Australia's Federal Court Rules Some Casual Workers Are Entitled To Annual And Sick Leave
The Australian Federal Court has ruled that some casual workers can be entitled to paid annual, sick, carer's and compassionate leave.
The news will be music to some people's ears who have been campaigning for better legislation around employment contracts.
The court found that casual workers who have regular and predictable shifts with a firm advance commitment to work cannot be considered 'casual' even if that's what it states on their contract.
As a result, these employees deserve paid leave like their part-time and full-time counterparts. This is estimated to affect 1.6 million workers. It also opens the door for employees to apply for back pay, which could be in the billions of dollars.
CFMEU National President Tony Maher said the Federal Court's ruling is a massive win for people who deserve time off.
He said: "This is a fantastic decision that puts an end to the 'permanent casual' rort that has become a scourge in the coal mining industry and across the workforce.
"It's a decision that passes the pub test on what it means to be a casual and is consistent with community expectations that casual work is irregular and intermittent."
More Like ThisMore Like This
"Employers must now stop with the nonsense that calling a worker a casual makes them so. When a job is full-time, regular and ongoing, it is permanent and deserves the security and entitlements that come with permanent work."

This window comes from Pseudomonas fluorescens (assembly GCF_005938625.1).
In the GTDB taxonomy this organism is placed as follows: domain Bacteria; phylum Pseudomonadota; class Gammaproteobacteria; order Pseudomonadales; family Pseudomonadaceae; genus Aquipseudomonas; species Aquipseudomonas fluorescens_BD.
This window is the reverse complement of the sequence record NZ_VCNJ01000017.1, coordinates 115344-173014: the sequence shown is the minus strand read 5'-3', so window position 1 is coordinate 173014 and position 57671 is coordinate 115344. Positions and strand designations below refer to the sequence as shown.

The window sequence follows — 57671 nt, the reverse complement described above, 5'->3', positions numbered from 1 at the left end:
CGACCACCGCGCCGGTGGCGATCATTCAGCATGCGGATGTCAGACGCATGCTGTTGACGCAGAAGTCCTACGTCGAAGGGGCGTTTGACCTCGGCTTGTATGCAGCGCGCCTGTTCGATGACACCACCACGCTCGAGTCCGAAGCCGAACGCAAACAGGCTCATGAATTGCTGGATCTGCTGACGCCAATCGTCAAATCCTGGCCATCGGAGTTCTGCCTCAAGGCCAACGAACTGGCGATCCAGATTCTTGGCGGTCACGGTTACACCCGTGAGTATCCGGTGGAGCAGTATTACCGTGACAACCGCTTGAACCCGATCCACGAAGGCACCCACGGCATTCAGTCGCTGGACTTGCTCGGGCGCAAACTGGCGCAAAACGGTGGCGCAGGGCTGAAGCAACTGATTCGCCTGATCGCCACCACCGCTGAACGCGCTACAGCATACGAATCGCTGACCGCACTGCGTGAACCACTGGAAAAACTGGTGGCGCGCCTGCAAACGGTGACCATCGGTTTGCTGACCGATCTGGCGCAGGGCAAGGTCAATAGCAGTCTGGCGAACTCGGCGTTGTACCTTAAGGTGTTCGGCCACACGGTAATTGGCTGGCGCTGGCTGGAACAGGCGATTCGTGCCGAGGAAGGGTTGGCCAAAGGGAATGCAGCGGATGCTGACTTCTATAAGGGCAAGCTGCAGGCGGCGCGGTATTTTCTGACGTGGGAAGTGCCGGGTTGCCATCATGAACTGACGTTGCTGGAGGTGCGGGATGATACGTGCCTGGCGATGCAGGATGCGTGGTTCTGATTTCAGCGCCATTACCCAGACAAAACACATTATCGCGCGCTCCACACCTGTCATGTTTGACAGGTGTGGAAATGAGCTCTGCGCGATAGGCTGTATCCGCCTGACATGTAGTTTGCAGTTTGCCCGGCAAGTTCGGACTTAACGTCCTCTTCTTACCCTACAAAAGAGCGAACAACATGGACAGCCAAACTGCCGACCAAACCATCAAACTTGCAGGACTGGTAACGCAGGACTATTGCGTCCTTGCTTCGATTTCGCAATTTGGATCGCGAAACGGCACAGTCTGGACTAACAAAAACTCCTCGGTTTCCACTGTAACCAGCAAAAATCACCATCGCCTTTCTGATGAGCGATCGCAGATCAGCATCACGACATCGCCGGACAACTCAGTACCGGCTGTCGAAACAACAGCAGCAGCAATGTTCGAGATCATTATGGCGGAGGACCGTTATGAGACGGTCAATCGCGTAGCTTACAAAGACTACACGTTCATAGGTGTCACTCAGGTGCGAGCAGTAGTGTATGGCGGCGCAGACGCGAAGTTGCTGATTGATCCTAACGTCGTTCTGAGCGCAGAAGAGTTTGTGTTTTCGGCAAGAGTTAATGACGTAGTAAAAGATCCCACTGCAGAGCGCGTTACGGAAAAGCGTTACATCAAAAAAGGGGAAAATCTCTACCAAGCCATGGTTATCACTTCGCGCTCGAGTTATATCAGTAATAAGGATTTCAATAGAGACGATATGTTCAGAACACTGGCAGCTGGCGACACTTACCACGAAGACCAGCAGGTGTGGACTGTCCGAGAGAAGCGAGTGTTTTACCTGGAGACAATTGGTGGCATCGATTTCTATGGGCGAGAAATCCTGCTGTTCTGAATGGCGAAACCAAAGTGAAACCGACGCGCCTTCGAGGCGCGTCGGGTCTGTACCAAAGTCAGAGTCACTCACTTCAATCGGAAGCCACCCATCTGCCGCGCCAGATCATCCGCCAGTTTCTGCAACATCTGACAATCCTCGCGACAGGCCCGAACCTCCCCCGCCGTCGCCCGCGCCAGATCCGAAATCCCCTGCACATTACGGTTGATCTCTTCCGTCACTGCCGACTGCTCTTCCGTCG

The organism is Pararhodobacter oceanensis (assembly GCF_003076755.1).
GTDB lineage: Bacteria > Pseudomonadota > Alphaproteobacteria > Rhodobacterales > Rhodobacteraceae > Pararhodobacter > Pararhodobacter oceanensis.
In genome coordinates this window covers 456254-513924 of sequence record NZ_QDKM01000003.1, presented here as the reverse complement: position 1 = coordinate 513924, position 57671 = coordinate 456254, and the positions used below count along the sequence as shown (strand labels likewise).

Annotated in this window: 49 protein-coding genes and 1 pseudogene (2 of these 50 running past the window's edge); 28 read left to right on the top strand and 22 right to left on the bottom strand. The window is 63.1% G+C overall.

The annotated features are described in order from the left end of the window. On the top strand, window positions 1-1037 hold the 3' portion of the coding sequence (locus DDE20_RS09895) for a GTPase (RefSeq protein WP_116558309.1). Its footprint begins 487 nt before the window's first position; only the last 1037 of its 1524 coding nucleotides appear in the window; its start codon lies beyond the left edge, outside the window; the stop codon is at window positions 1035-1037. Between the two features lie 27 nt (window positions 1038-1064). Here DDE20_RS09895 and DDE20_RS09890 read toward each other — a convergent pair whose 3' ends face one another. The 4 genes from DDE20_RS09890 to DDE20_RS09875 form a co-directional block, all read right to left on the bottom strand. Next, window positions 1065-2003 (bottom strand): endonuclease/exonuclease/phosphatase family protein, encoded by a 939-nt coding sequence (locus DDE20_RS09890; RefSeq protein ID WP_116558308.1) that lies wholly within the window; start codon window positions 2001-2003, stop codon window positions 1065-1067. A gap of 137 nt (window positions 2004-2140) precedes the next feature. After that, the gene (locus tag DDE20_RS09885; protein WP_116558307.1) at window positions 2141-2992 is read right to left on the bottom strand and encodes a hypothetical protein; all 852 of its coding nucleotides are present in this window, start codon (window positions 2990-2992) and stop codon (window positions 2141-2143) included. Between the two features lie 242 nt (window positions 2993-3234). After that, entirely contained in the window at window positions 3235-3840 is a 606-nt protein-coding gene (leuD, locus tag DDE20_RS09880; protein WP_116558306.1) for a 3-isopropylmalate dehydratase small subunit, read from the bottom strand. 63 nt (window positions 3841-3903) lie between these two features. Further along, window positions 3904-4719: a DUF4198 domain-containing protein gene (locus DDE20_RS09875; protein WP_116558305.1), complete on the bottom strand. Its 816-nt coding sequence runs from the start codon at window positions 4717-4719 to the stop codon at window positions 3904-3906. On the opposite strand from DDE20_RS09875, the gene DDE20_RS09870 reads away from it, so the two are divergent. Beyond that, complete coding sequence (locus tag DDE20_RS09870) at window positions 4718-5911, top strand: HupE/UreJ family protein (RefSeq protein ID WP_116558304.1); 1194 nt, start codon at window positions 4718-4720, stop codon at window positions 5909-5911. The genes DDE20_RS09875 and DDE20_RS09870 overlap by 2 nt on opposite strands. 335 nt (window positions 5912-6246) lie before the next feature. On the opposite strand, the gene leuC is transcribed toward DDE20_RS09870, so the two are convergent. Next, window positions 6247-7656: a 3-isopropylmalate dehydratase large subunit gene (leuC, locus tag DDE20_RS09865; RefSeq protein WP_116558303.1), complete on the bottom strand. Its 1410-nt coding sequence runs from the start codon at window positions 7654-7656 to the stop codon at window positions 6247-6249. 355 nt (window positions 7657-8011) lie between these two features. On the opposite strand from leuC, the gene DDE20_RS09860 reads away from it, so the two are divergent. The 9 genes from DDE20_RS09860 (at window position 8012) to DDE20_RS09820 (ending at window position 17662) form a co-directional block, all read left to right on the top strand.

While it's described as a massive win for some, industry experts warn that there could be future cases of 'double-dipping', where workers claim both casual rates and annual leave.
The Australian Industry Group chief executive Innes Willox said employers should map out a clear way to give every employee a good contract.
He said: "[The] decision... highlights the need for urgent legislative reform to provide certainty to businesses and casual employees, and to prevent double-dipping claims by casuals who have been paid additional remuneration in lieu of the entitlements of permanent employees.
"An employee engaged as a casual and paid a casual loading... should not be allowed to turn around years later and claim the entitlements of a permanent employee, like annual leave."
It will no doubt cause many businesses to think twice about the way they structure their employees' working patterns. While some might give their staff the entitled leave, they could easily just switch them off their 'regular and predictable' shifts to avoid giving them that extra time off.
Featured Image Credit: PA